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Sex-therapeutic relative incomplete anorgasmia

The inability to experience orgasm during coitus is the most common complaint of women. This is understandable, since from the anatomical point of view, coitus is not the most successful way to excite the region of the clitoris.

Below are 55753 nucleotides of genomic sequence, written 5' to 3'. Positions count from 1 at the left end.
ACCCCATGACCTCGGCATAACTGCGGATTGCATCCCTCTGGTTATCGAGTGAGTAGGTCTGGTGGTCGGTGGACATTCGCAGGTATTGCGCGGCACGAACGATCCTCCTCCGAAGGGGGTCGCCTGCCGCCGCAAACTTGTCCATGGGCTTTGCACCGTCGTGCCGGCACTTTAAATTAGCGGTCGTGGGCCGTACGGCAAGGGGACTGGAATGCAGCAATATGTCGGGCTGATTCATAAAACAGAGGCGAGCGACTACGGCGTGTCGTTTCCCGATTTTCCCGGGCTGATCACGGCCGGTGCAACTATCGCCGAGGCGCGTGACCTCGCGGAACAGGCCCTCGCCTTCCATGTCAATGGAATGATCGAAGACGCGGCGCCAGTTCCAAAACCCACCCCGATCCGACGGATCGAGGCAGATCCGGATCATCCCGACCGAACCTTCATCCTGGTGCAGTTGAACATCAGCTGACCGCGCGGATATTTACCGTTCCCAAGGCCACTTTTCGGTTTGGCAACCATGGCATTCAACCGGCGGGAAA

Psychologically, sexual intercourse should be regarded as extremely exciting and emotionally attractive. However, coital stimulation of the clitoris is less strong than the direct effect on it, for example, during masturbation. Therefore, women with a relatively low orgasmic reflex threshold can reach orgasm exclusively during coitus (according to some data, about half of them in the USA). Others physiologically require more intense, compared with the possibilities of coitus, stimulation of the clitoris. Another part of women has psychogenic orgasm disorders. High threshold characteristics of reaching orgasm can be caused by psychological prohibitions and repressed sexuality, or be constitutional and genetic in nature.